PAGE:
Hell Will Freeze Over Before Chevron Pays for Pollution

By Will Potter

When 30,000 Ecuadorian villagers sued Chevron in 1993 for devastating the Amazon with 18 billion gallons of toxic wastewater, the US-based oil giant’s reply was simple: "We will fight [the lawsuit] until hell freezes over,” said a representative. “And then fight it out on the ice."

After investigators documented what they call a "Rainforest Chernobyl"—17 million gallons of spilled crude oil, more than 1,000 open waste pits full of toxic waste polluting the drinking water, and thousands of victims of cancer and birth defects—it seemed justice was served for the villagers. In 2011, an Ecuadorian court ruled against Chevron and demanded the company pay $19 billion in restitution. Ecuador's Supreme Court later reduced the damages to $9.5 billion but upheld that ruling.

But on Tuesday, a U.S. court effectively overturned the ruling, which means Chevron has won the fight and hell, apparently, has frozen over. They’ve won using what activists say are dirty tactics, including filing a countersuit against the Ecuadorian villagers, claiming they had lied all along about the pollution caused to their properties as part of a shakedown scheme.

Chevron hired a legal team of more than 60 law firms and 2,000 legal professionals to argue that it's not the villagers who are the victims here—it's the corporation.

The villagers won in Ecuadorian court fraudulently, Chevron argued, because their lead attorney, Steven Donziger, used bribery and fabricated evidence. One of the primary claims is that a scientific report by an Ecuadorean court-appointed expert was created by activists. Donziger admits activists coordinated with the scientific firm, but argues that the science is entirely sound and denies any wrongdoing on this or any other of Chevron's charges. He says the lawsuit is "the most well-funded corporate retaliation campaign in history."

Because he was charged of fraudulence, Donziger is liable under the civil provisions of RICO, the Racketeer Influenced and Corrupt Organizations Act. It's the law designed to go after the mafia.

The company had sought $60 billion in damages against Donzinger in its RICO suit, saying that the pollution claims are a carefully orchestrated campaign by Donziger to get into Chevron's deep pockets. The claims for damages were eventually dropped. But this week Chevron won its RICO suit to evade payment. Now it will be even harder, if not impossible, for Donziger and the villagers to enforce the Ecuadorian's court's judgment against Chevron.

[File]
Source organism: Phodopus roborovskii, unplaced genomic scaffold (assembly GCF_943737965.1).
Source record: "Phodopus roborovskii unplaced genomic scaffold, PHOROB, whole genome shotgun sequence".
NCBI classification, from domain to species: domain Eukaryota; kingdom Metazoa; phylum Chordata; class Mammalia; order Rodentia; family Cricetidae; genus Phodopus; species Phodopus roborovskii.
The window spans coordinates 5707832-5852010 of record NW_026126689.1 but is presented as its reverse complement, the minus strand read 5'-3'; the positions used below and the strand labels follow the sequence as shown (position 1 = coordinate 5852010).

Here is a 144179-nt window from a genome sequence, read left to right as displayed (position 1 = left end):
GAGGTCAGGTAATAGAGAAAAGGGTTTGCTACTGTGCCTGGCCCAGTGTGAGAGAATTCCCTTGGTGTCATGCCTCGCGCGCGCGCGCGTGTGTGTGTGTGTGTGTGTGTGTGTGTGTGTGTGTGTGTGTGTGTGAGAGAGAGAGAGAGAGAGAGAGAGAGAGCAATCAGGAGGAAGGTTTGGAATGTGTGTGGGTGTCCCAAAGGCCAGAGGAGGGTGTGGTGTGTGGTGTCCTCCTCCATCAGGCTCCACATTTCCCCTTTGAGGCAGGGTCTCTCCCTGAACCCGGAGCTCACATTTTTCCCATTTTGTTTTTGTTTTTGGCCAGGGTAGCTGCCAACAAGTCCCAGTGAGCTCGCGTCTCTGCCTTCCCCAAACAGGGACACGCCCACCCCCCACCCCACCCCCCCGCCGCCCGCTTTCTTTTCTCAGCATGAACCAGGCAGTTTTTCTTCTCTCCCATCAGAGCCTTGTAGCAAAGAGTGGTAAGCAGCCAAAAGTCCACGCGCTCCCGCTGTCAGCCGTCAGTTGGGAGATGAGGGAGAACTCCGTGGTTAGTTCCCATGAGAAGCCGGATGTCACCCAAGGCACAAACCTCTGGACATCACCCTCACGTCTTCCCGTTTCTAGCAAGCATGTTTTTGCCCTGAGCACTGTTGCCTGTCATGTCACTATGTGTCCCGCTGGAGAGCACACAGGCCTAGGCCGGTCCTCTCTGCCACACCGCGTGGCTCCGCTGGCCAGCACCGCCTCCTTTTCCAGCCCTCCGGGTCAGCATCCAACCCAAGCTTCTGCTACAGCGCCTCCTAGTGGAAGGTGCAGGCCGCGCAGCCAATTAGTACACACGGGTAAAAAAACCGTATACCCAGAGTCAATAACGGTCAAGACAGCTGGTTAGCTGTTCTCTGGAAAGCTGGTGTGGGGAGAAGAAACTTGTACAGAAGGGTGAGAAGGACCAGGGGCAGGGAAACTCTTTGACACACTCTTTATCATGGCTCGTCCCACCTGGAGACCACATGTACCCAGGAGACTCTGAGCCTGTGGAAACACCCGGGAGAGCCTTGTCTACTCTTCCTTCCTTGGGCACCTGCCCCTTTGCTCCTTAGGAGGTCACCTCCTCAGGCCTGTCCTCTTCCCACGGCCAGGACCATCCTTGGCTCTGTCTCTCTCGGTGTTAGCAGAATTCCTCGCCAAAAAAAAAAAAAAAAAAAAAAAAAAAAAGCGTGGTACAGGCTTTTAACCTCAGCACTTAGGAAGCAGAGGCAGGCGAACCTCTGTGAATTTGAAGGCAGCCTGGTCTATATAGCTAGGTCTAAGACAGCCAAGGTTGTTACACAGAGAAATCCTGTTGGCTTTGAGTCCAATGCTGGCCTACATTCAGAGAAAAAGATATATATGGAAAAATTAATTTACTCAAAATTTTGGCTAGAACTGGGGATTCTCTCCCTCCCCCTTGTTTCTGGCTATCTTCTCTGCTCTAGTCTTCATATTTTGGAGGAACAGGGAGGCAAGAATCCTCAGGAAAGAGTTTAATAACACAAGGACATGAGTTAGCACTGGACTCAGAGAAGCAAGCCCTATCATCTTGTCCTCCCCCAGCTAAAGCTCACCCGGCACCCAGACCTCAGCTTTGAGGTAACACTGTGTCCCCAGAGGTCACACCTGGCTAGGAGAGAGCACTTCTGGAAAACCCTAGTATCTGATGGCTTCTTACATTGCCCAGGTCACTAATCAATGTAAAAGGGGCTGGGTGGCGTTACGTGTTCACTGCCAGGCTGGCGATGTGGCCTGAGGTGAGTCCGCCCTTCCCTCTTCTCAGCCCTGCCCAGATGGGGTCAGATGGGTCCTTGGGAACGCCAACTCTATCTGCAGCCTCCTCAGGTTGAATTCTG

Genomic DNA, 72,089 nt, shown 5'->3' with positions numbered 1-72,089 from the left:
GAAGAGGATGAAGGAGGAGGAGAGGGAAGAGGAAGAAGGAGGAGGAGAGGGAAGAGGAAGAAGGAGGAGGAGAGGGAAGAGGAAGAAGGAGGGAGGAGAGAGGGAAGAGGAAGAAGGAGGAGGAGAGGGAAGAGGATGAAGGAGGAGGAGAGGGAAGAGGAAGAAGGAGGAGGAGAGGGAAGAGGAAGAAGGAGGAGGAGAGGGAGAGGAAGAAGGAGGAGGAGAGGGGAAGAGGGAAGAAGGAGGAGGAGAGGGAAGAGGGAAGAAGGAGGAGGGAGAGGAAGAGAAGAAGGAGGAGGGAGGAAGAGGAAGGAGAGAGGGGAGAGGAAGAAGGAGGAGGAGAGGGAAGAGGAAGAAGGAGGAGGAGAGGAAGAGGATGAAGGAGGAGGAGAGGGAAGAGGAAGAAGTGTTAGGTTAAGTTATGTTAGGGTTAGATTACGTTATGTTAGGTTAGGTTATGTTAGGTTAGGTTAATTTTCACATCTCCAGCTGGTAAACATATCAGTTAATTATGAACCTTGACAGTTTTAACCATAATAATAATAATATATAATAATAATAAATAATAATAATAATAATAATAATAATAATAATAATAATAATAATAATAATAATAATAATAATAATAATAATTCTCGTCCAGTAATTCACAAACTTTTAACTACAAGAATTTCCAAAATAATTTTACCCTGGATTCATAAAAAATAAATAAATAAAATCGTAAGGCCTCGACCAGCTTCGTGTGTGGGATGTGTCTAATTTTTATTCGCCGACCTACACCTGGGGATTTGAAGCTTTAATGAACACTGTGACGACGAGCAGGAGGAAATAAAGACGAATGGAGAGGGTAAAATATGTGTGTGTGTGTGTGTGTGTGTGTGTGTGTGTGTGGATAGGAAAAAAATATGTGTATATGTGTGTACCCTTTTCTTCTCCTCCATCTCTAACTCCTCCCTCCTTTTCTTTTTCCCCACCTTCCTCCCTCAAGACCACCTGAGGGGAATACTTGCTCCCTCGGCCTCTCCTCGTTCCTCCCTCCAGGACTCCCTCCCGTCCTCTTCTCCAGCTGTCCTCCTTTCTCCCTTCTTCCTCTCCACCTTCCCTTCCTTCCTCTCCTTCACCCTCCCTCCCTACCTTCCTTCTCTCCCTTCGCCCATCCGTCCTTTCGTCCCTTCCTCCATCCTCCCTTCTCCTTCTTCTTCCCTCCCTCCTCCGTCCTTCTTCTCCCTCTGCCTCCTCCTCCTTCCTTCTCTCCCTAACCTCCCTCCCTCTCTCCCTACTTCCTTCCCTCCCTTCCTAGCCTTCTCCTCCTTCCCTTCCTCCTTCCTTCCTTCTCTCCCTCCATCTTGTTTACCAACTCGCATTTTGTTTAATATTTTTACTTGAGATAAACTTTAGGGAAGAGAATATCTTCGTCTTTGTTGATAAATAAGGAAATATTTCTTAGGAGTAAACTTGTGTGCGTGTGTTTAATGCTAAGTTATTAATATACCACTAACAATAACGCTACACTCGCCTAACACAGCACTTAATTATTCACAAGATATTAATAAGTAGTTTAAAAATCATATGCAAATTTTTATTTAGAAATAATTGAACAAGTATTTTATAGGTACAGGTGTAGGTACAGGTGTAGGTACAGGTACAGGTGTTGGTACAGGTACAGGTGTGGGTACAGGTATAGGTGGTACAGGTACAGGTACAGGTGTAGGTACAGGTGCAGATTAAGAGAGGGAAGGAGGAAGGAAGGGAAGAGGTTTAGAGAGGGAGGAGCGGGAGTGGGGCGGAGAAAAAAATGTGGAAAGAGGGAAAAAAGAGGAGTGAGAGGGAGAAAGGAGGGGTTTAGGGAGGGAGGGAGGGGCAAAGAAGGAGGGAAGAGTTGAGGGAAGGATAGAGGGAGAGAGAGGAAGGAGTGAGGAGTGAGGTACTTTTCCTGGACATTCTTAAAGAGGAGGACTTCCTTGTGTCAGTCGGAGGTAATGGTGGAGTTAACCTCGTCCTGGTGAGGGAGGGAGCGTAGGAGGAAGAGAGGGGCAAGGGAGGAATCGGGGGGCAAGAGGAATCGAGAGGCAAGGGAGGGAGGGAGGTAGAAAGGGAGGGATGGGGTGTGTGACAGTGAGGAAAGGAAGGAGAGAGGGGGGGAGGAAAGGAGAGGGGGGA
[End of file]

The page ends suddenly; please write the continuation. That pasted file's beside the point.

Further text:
Environmental groups believe this ruling has far-reaching implications beyond the Amazon, though. They say it signals a new trend in how corporations silence their opposition. More than 44 of them—including the Sierra Club and 350.org—signed a letter opposing the lawsuit, calling it a "growing and serious threat to the ability of civil society to hold corporations accountable for their misdeeds around the world."

Paul Paz y Miño of Amazon Watch says this kind of tactic could be used by any industry to avoid accountability. Environmentalists and consumer groups don't have the money to fight a corporate army of attorneys. "If they don't have the resources to make that fight legally, they may have to just pick another campaign," he warns. "And it would end there."

Those fears appear to be warranted. Corporate attorneys are already saying this is "the new model for fighting back" for big business.

It's a new model that directly puts journalists at risk, as well. As part of its lawsuit, Chevron also fought to force documentary producer Joe Berlinger to turn over 600 hours of raw footage— a move opposed by the New York Times, ABC, CBS, and many other media outlets. The footage included what Berlinger saw in Ecuador: an ecosystem under assault. The tapes also included fly-on-the-wall recordings of strategy sessions with the legal team, and Chevron says it could help its case. But the media outlets warned that Chevron is bullying journalists.

Chevron also fought to get access to its critics’ personal information, including the IP addresses and identities of more than 100 email accounts of environmentalists and journalists.

Going after protesters, lawyers, and journalists as gangsters is particularly ironic considering that this is the same Chevron that hired the Nigerian military to violently shut down protests by unarmed fisherman and villagers in Nigeria, as exposed in an award-winning documentary by Amy Goodman and Jeremy Scahill.

The fight in this case is still not over. The coalition of groups involved say they'll keep pushing forward to hold Chevron accountable.

Han Shan, the US spokesman for the Ecuadorian villagers, says the focus is now on "enforcing their judgment in countries where they can receive a fair hearing."

Chevron and other corporations will only be emboldened, though. As the right-wing blog Hotair.com noted, "Is there any way at this point for Chevron to turn this around and drag Donziger [the lead attorney] and company, along with the Ecuador court actors, into a court someplace and drain every last cent out of them until they have to live under a bridge somewhere?"

Will Potter is a journalist and TED Fellow based in Washington, DC. Visit his website and follow him on Twitter.

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